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5 Misconceptions about Grief

Grief is a journey that we all must undertake. Loss is a universal experience of the fullness of life. However, it is a journey for which we have no map and no GPS to know precisely the way we should go. A number of misconceptions exist about what grief should look like or how we as grievers ought to be. We may receive messages from well-meaning people that make us feel like something is wrong with us if we do not grieve in the “acceptable” way. In helping those who experience grief and loss, I discovered one of the most helpful truths to impart to others is that much of what happens to them is common to many who grieve. To help with normalizing our experiences, the following are some common misconceptions about the process of grief:

1. Grief is a sickness that must be cured.

Grief is a normal process of experiencing any significant loss in life. We all experience losses that we need to grieve: Death of loved ones, loss of a job, loss of friendship, chronic physical conditions, loss of a home, divorce, etc. The world has this concept of illness upside down. Grief is not a disease. On the contrary, allowing ourselves to move through the experience of our losses puts us on the road to healing. Moreover, it is through our grief journeys that we may even experience personal growth, wisdom, and positive change.

2. Grief happens in the same prescribed order for everyone.

You may have heard about the five stages of grief. Contrary to popular opinion, we do not go through such stages in a predictable order. Some of us will go through some of the stages, but perhaps in different orders, or we may experience a stage more than once. Some of us may never experience a particular stage. The path of the grief journey is not a straight one, sometimes we take detours and backtracking, before it proceeds forward again. Do not compare your path in this process to someone else’s. Rather, accept that the road on which you walk is uniquely yours and the one on which you were meant to travel.

3. The outward expression of mourning is unhealthy.

Crying is the body’s ways of releasing tension and carrying the poison out. I’m sure at times in your life you have felt relieved and relaxed after a good cry. But let’s be honest—tears and emotion make other people uncomfortable. To protect themselves from having to join us in our pain, they encourage us to keep a stiff upper lip under the guise of telling us to be strong. Society tells us we must always be in control of our feelings. Yet, emotional suppression is what leads to becoming stuck in our grief process, so that recovery takes longer. Instead of trying to sidestep your feelings and fight them, give yourself permission to move through them.

4. You should get over your grief as soon as possible.

The fact is, we don’t really “get over” our grief. Rather, we learn to live with it. The experience of our loss becomes woven into the fabric of our lives, such that we eventually come to a place of acceptance. You have heard it said that time heals all wounds. Though it is true that time does help us to adjust to a loss, it is not time alone that will heal us, but what we do with that time. We wish that grief would be over and done with quickly. However, the grief journey is not a race to the finish. Nor, do we rent our grief for a short time and then return it. So with courage we gently, in small doses, open up to the pain until we reach the other side of it.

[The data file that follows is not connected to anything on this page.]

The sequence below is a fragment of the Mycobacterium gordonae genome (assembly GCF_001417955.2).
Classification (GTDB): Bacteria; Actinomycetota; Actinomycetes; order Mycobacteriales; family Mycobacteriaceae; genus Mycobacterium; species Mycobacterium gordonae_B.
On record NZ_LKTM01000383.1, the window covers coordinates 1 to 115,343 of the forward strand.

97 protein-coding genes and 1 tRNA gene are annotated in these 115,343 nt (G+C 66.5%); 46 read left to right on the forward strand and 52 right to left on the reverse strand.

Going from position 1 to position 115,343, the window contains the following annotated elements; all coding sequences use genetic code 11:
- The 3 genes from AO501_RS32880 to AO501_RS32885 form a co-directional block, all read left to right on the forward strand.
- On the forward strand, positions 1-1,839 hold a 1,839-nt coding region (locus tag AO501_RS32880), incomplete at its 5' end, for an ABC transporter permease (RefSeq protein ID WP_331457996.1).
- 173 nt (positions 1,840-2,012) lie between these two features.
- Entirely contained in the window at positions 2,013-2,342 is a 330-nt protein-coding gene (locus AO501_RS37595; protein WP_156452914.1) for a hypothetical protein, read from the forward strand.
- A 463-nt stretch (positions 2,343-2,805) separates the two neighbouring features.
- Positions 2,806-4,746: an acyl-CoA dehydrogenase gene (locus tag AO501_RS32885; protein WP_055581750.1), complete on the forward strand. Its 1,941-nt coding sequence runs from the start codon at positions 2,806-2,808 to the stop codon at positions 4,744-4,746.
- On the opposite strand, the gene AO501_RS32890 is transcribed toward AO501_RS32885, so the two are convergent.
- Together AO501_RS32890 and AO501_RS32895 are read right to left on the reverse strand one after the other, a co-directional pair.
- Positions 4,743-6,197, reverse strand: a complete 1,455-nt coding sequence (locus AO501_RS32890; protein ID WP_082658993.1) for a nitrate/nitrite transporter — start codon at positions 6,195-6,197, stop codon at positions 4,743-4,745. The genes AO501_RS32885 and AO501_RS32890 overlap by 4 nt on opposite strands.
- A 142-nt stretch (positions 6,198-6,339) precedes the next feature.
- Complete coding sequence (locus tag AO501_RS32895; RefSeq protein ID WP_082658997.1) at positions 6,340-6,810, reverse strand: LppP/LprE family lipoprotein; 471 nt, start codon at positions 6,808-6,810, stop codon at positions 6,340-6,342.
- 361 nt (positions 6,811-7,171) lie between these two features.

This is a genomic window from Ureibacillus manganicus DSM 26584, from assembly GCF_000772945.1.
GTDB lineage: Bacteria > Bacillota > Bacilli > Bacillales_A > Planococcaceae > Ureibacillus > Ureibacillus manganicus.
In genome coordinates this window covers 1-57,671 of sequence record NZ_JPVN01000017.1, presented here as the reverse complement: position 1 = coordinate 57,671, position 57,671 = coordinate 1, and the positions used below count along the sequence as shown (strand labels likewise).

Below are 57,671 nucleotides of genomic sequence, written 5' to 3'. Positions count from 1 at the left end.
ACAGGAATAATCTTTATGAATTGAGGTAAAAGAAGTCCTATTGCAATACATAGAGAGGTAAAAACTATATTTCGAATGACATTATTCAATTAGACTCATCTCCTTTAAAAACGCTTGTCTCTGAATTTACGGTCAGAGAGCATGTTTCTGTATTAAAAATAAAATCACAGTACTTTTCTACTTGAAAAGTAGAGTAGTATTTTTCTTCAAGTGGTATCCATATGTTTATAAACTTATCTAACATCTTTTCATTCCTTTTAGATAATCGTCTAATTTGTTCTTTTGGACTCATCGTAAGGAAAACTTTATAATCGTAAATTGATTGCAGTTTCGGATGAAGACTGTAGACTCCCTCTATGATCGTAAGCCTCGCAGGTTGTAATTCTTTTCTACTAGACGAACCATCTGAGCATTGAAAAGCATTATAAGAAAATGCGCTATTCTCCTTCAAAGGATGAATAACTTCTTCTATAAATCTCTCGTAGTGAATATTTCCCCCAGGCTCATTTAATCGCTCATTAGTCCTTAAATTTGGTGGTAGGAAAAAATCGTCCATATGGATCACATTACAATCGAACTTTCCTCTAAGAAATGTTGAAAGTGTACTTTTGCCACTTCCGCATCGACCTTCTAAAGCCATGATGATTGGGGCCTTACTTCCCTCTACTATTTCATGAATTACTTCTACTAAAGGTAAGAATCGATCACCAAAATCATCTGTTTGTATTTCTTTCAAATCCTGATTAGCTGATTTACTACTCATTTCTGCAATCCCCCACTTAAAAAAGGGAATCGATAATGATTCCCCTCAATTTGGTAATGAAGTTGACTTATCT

5. You should not feel the way you do.

Part of the experience of grief is always the feeling of unfinished business. With that comes emotions, some of which may feel uncomfortable or unacceptable to us. For example, you may experience resentment, bitterness, or even hatred toward the deceased. Perhaps you feel nothing—a detachment or numbness about the loss. You might feel relief after someone has suffered from a long illness. It is important to acknowledge that how we feel is part of the normal process of coming to a resolution and finding closure.

I have presented just a few of the misconceptions about grief. This journey can sometimes feel like we have lost our bearings, such that life does not make sense anymore. So we take it step by step, sometimes stumbling in the darkness, sometimes taking a turn where we did not intend. If we allow ourselves to enter into the experience, we will arrive at a “new normal.” We will be alright again, but we will not be unchanged. On the other hand, if we try to avoid the work of grief, there is a price to be paid—total detachment from life itself. We deprive ourselves of the experience of genuinely felt loss that allows us to be grateful for whatever we had to lose. Our grieving means that what we had or who we had in our lives are worth remembering. They are still precious to us and will always be with us. So at the end of this journey we return to life, with gladness and a greater meaning for what life has given us.

— Wayne Lee, PhD | Acacia Westwood

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